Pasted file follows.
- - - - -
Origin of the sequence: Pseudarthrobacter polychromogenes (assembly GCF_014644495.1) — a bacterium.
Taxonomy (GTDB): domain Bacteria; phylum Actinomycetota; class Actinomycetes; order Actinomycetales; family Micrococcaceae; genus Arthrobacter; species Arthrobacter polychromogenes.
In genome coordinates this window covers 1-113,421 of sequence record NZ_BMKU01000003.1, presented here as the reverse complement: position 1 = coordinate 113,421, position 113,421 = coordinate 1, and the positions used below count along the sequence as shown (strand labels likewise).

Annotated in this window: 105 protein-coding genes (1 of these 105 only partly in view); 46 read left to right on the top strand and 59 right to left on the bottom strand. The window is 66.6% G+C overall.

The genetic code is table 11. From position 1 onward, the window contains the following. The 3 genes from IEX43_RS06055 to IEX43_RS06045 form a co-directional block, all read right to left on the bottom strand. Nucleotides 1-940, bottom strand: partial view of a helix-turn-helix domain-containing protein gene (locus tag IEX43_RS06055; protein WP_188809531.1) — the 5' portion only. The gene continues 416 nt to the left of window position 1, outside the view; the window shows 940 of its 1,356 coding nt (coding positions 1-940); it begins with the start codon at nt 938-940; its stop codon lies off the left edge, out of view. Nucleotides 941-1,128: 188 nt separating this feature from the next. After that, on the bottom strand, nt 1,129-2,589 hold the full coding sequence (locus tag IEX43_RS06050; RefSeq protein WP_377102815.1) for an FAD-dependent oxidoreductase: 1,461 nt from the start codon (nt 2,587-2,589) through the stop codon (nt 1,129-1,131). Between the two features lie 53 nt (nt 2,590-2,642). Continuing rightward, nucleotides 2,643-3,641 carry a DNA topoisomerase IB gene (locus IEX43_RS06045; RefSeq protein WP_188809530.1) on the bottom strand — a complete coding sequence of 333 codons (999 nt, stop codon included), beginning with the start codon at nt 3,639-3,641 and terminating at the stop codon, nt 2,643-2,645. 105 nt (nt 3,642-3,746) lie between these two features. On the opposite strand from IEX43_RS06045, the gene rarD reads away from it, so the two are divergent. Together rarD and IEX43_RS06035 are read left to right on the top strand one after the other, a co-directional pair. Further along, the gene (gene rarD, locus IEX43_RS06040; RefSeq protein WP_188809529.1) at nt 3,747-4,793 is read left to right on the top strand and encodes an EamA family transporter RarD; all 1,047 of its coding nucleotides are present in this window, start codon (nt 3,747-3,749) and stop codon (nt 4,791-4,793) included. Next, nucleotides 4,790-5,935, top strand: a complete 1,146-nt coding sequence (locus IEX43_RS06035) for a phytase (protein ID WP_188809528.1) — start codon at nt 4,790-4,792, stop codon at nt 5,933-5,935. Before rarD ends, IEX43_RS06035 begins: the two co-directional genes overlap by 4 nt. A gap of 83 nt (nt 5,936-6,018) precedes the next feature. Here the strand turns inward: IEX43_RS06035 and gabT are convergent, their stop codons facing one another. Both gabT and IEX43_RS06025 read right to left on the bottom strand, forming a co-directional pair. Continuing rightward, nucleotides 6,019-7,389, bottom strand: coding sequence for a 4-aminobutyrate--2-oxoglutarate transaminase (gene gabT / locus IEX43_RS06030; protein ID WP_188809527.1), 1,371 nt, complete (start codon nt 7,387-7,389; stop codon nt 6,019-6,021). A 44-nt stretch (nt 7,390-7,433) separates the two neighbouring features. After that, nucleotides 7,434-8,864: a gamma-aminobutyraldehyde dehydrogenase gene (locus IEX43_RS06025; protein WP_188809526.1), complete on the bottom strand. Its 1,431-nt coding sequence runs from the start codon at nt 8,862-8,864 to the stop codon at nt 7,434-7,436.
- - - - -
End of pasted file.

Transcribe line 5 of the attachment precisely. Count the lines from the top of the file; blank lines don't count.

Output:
The genetic code is table 11. From position 1 onward, the window contains the following. The 3 genes from IEX43_RS06055 to IEX43_RS06045 form a co-directional block, all read right to left on the bottom strand. Nucleotides 1-940, bottom strand: partial view of a helix-turn-helix domain-containing protein gene (locus tag IEX43_RS06055; protein WP_188809531.1) — the 5' portion only. The gene continues 416 nt to the left of window position 1, outside the view; the window shows 940 of its 1,356 coding nt (coding positions 1-940); it begins with the start codon at nt 938-940; its stop codon lies off the left edge, out of view. Nucleotides 941-1,128: 188 nt separating this feature from the next. After that, on the bottom strand, nt 1,129-2,589 hold the full coding sequence (locus tag IEX43_RS06050; RefSeq protein WP_377102815.1) for an FAD-dependent oxidoreductase: 1,461 nt from the start codon (nt 2,587-2,589) through the stop codon (nt 1,129-1,131). Between the two features lie 53 nt (nt 2,590-2,642). Continuing rightward, nucleotides 2,643-3,641 carry a DNA topoisomerase IB gene (locus IEX43_RS06045; RefSeq protein WP_188809530.1) on the bottom strand — a complete coding sequence of 333 codons (999 nt, stop codon included), beginning with the start codon at nt 3,639-3,641 and terminating at the stop codon, nt 2,643-2,645. 105 nt (nt 3,642-3,746) lie between these two features. On the opposite strand from IEX43_RS06045, the gene rarD reads away from it, so the two are divergent. Together rarD and IEX43_RS06035 are read left to right on the top strand one after the other, a co-directional pair. Further along, the gene (gene rarD, locus IEX43_RS06040; RefSeq protein WP_188809529.1) at nt 3,747-4,793 is read left to right on the top strand and encodes an EamA family transporter RarD; all 1,047 of its coding nucleotides are present in this window, start codon (nt 3,747-3,749) and stop codon (nt 4,791-4,793) included. Next, nucleotides 4,790-5,935, top strand: a complete 1,146-nt coding sequence (locus IEX43_RS06035) for a phytase (protein ID WP_188809528.1) — start codon at nt 4,790-4,792, stop codon at nt 5,933-5,935. Before rarD ends, IEX43_RS06035 begins: the two co-directional genes overlap by 4 nt. A gap of 83 nt (nt 5,936-6,018) precedes the next feature. Here the strand turns inward: IEX43_RS06035 and gabT are convergent, their stop codons facing one another. Both gabT and IEX43_RS06025 read right to left on the bottom strand, forming a co-directional pair. Continuing rightward, nucleotides 6,019-7,389, bottom strand: coding sequence for a 4-aminobutyrate--2-oxoglutarate transaminase (gene gabT / locus IEX43_RS06030; protein ID WP_188809527.1), 1,371 nt, complete (start codon nt 7,387-7,389; stop codon nt 6,019-6,021). A 44-nt stretch (nt 7,390-7,433) separates the two neighbouring features. After that, nucleotides 7,434-8,864: a gamma-aminobutyraldehyde dehydrogenase gene (locus IEX43_RS06025; protein WP_188809526.1), complete on the bottom strand. Its 1,431-nt coding sequence runs from the start codon at nt 8,862-8,864 to the stop codon at nt 7,434-7,436.